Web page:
Divided Nations is an absolutely remarkable book, which provides fresh and particularly useful theoretical as well as necessarily practical insights given the present challenges facing humanity. ( Jean-Claude Trichet, former president of the European Central Bank and current chairman and CEO of the Group of Thirty.)
Goldin is dead right. This could be the best century ever. Or the worst. As we shrink inexorably into a global village, the biggest challenge is how we manage global village governance. Goldin offers clear-headed analysis and practical, pragmatic solutions. A must-read. ( Kishore Mahbubani, Dean, Lee Kuan Yew School of Public Policy, NUS, and author of The Great Convergence: Asia, the West, and the Logic of One World)
Ian Goldin stylishly describes the Gordian knot of international governance and makes some sensible suggestions on how it might be cut. ( Mark Malloch-Brown, former UN Deputy Secretary-General)
Ian Goldin has been in the kitchen, at a senior level, of national and international policymaking. It is a messy place. But, as he argues clearly and convincingly, our ability to co-operate across nations is crucial to the stability and growth of our economies. It is crucial too for the protection of our environment and reducing the grave risks of climate change. The necessary co-operation will not be easy but Goldin sets out clear principles and sketches out real possibilities. The world should listen. ( Nicholas Stern)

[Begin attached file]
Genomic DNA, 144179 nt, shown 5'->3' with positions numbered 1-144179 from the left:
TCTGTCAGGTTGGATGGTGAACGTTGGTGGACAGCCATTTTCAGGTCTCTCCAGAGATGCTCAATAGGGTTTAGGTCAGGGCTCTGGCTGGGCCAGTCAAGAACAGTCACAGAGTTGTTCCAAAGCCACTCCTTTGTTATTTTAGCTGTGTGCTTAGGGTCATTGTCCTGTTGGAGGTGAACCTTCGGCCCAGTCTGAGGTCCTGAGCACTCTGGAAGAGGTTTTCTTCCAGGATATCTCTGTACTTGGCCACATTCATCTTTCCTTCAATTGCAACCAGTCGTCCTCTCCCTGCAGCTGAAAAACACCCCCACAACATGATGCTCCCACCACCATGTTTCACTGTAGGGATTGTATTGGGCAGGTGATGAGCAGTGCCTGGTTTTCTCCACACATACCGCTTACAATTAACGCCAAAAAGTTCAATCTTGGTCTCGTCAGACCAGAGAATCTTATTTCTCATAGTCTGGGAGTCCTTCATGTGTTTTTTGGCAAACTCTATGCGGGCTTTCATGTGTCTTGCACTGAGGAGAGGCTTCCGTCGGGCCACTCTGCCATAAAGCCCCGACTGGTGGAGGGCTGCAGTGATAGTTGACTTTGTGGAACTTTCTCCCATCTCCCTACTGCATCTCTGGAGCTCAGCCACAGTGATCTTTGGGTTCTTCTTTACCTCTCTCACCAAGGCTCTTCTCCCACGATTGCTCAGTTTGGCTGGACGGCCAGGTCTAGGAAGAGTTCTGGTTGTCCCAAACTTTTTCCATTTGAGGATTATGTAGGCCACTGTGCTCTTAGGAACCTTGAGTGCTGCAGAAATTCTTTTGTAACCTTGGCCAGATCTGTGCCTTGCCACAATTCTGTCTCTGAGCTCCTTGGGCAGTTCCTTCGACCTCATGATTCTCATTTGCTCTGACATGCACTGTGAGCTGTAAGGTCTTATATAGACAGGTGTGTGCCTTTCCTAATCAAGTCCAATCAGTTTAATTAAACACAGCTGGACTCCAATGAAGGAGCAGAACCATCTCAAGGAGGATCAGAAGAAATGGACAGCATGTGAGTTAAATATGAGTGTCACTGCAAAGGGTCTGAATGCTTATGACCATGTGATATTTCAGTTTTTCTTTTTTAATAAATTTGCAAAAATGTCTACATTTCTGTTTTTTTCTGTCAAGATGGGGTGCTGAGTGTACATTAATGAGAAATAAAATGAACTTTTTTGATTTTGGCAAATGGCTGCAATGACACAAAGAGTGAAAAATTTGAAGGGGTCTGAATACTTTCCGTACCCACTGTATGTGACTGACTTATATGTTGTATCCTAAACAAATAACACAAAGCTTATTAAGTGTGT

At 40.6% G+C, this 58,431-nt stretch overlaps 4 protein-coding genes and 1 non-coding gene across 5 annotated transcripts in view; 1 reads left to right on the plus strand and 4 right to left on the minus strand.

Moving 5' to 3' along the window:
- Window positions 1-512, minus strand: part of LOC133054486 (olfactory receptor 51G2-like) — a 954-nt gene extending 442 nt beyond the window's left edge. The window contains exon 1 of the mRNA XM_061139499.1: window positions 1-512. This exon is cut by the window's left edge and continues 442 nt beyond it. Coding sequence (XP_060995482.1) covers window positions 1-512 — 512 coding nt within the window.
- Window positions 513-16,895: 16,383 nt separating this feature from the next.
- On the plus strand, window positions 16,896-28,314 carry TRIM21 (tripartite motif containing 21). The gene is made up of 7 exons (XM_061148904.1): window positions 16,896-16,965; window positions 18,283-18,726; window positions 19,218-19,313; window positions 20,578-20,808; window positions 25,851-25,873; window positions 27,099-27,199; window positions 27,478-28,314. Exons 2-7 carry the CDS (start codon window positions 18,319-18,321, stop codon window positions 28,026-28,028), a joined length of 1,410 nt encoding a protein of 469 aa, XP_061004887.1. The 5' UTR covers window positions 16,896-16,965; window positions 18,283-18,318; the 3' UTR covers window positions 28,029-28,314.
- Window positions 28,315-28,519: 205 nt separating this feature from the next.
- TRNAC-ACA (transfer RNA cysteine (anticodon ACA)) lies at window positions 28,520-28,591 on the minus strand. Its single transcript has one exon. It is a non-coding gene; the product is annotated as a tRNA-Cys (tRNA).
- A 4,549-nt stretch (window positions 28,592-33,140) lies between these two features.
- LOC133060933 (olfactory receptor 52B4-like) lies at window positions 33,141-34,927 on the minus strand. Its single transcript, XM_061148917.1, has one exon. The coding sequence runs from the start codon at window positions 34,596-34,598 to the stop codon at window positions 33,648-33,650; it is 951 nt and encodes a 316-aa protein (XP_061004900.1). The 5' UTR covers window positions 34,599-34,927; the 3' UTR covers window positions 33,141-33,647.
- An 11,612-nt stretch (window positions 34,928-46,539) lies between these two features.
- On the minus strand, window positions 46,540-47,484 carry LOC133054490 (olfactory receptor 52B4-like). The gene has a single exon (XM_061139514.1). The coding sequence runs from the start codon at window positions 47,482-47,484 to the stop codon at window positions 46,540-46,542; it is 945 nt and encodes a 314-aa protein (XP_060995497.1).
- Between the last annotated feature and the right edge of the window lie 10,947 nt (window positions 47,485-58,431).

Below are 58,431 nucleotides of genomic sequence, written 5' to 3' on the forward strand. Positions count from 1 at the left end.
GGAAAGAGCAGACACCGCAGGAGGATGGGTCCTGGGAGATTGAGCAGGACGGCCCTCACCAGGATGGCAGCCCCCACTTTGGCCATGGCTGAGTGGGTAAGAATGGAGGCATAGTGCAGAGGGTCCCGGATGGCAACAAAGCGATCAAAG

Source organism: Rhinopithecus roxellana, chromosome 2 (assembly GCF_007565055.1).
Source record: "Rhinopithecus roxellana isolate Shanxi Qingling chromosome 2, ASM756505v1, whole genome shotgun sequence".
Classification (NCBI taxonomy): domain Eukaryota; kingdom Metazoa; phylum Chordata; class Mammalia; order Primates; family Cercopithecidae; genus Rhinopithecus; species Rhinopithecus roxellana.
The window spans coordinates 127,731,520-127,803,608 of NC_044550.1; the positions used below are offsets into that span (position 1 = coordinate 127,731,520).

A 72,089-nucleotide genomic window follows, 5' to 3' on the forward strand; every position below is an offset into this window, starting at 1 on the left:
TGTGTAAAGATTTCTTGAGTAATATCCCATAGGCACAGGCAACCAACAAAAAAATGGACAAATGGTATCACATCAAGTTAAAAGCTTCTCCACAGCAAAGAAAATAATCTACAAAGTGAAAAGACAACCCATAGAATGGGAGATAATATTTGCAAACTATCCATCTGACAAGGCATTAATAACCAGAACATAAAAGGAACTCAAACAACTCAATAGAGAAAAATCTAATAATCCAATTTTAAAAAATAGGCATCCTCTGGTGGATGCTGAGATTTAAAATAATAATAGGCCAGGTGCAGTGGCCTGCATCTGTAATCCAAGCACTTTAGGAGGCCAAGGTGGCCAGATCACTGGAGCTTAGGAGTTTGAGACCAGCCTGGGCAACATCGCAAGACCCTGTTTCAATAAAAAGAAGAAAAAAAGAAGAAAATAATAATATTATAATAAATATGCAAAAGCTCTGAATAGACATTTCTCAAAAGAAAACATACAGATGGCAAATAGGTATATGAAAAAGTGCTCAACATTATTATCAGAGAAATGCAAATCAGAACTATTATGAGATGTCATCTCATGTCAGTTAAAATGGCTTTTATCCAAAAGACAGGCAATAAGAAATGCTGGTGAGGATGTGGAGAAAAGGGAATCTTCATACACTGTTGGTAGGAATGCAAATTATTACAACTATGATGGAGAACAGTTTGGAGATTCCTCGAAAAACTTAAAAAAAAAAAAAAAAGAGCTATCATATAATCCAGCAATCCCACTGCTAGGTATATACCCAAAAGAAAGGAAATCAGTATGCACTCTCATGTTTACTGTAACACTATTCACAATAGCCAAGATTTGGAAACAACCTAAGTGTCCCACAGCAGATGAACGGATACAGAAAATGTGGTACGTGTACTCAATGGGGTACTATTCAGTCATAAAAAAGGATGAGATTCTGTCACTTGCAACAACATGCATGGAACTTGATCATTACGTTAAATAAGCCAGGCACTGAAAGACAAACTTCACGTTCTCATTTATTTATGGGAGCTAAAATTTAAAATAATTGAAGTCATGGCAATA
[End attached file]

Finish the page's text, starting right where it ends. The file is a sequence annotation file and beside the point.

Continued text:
Goldin offers clear-headed analysis and practical, pragmatic solutions. A must-read. ( Kishore Mahbubani, Dean, Lee Kuan Yew School of Public Policy, NUS, and author of The Great Convergence: Asia, the West, and the Logic of One World)
At a time when, as Ian Goldin argues, global politics is gridlocked, we need greater international co-operation than ever before - and the institutions to sustain it - in order to cope with the sort of problems from economic imbalances to the environment which individual nation states cannot overcome on their own. Ian Goldin shows why this is imperative and how it could be done. ( Lord Chris Patten, Chancellor, University of Oxford)
With rapid globalization, the world is more deeply interconnected than ever before. While this has its advantages, it also brings with it systemic risks that are only just being identified and understood. Rapid urbanization, together with technological leaps, such as the Internet, mean that we are now physically and virtually closer than ever in humanity's history.
We face a number of international challenges - climate change, pandemics, cyber security, and migration - which spill over national boundaries. It is becoming increasingly apparent that the UN, the IMF, the World Bank - bodies created in a very different world, more than 60 years ago - are inadequate for the task of managing such risk in the 21st century.
Ian Goldin explores whether the answer is to reform the existing structures, or to consider a new and radical approach. By setting out the nature of the problems and the various approaches to global governance, Goldin highlights the challenges that we are to overcome and considers a road map for the future.
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